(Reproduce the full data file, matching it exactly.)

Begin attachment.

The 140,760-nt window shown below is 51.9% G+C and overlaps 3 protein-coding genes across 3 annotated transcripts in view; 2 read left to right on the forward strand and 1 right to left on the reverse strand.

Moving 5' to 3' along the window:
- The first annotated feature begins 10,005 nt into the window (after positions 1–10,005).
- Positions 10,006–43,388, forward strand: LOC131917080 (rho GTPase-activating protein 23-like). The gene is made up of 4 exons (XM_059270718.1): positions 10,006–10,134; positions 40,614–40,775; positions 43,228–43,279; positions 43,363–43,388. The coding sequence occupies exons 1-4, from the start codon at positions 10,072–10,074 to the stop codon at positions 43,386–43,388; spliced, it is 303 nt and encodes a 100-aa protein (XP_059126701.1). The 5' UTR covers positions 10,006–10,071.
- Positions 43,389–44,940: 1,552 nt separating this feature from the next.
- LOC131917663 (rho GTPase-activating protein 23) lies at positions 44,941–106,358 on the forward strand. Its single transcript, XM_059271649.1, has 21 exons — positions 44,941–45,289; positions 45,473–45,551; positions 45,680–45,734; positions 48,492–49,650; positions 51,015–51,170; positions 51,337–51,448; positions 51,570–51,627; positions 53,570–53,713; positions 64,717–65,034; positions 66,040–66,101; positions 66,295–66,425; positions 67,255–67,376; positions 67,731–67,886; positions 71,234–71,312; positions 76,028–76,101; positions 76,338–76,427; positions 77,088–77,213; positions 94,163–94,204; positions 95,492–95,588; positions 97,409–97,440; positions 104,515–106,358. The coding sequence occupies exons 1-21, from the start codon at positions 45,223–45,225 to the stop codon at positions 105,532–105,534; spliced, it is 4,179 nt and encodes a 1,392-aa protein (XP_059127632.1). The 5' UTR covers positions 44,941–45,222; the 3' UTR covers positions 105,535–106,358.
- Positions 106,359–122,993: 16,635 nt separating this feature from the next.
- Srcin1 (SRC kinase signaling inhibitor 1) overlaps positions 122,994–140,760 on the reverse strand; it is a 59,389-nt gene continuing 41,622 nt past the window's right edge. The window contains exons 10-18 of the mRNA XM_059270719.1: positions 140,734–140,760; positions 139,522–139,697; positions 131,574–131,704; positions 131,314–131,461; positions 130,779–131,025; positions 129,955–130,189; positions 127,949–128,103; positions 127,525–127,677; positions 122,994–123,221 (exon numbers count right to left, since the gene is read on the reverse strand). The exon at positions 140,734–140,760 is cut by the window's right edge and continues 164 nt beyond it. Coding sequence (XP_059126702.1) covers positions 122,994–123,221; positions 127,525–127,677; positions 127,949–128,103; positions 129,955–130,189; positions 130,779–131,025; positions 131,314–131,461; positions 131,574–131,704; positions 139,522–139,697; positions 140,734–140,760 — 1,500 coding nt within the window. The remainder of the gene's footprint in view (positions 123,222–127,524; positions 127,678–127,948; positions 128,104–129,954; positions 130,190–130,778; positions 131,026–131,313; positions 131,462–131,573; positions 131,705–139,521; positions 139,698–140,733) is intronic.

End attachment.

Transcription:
The 140,760-nt window shown below is 51.9% G+C and overlaps 3 protein-coding genes across 3 annotated transcripts in view; 2 read left to right on the forward strand and 1 right to left on the reverse strand.

Moving 5' to 3' along the window:
- The first annotated feature begins 10,005 nt into the window (after positions 1–10,005).
- Positions 10,006–43,388, forward strand: LOC131917080 (rho GTPase-activating protein 23-like). The gene is made up of 4 exons (XM_059270718.1): positions 10,006–10,134; positions 40,614–40,775; positions 43,228–43,279; positions 43,363–43,388. The coding sequence occupies exons 1-4, from the start codon at positions 10,072–10,074 to the stop codon at positions 43,386–43,388; spliced, it is 303 nt and encodes a 100-aa protein (XP_059126701.1). The 5' UTR covers positions 10,006–10,071.
- Positions 43,389–44,940: 1,552 nt separating this feature from the next.
- LOC131917663 (rho GTPase-activating protein 23) lies at positions 44,941–106,358 on the forward strand. Its single transcript, XM_059271649.1, has 21 exons — positions 44,941–45,289; positions 45,473–45,551; positions 45,680–45,734; positions 48,492–49,650; positions 51,015–51,170; positions 51,337–51,448; positions 51,570–51,627; positions 53,570–53,713; positions 64,717–65,034; positions 66,040–66,101; positions 66,295–66,425; positions 67,255–67,376; positions 67,731–67,886; positions 71,234–71,312; positions 76,028–76,101; positions 76,338–76,427; positions 77,088–77,213; positions 94,163–94,204; positions 95,492–95,588; positions 97,409–97,440; positions 104,515–106,358. The coding sequence occupies exons 1-21, from the start codon at positions 45,223–45,225 to the stop codon at positions 105,532–105,534; spliced, it is 4,179 nt and encodes a 1,392-aa protein (XP_059127632.1). The 5' UTR covers positions 44,941–45,222; the 3' UTR covers positions 105,535–106,358.
- Positions 106,359–122,993: 16,635 nt separating this feature from the next.
- Srcin1 (SRC kinase signaling inhibitor 1) overlaps positions 122,994–140,760 on the reverse strand; it is a 59,389-nt gene continuing 41,622 nt past the window's right edge. The window contains exons 10-18 of the mRNA XM_059270719.1: positions 140,734–140,760; positions 139,522–139,697; positions 131,574–131,704; positions 131,314–131,461; positions 130,779–131,025; positions 129,955–130,189; positions 127,949–128,103; positions 127,525–127,677; positions 122,994–123,221 (exon numbers count right to left, since the gene is read on the reverse strand). The exon at positions 140,734–140,760 is cut by the window's right edge and continues 164 nt beyond it. Coding sequence (XP_059126702.1) covers positions 122,994–123,221; positions 127,525–127,677; positions 127,949–128,103; positions 129,955–130,189; positions 130,779–131,025; positions 131,314–131,461; positions 131,574–131,704; positions 139,522–139,697; positions 140,734–140,760 — 1,500 coding nt within the window. The remainder of the gene's footprint in view (positions 123,222–127,524; positions 127,678–127,948; positions 128,104–129,954; positions 130,190–130,778; positions 131,026–131,313; positions 131,462–131,573; positions 131,705–139,521; positions 139,698–140,733) is intronic.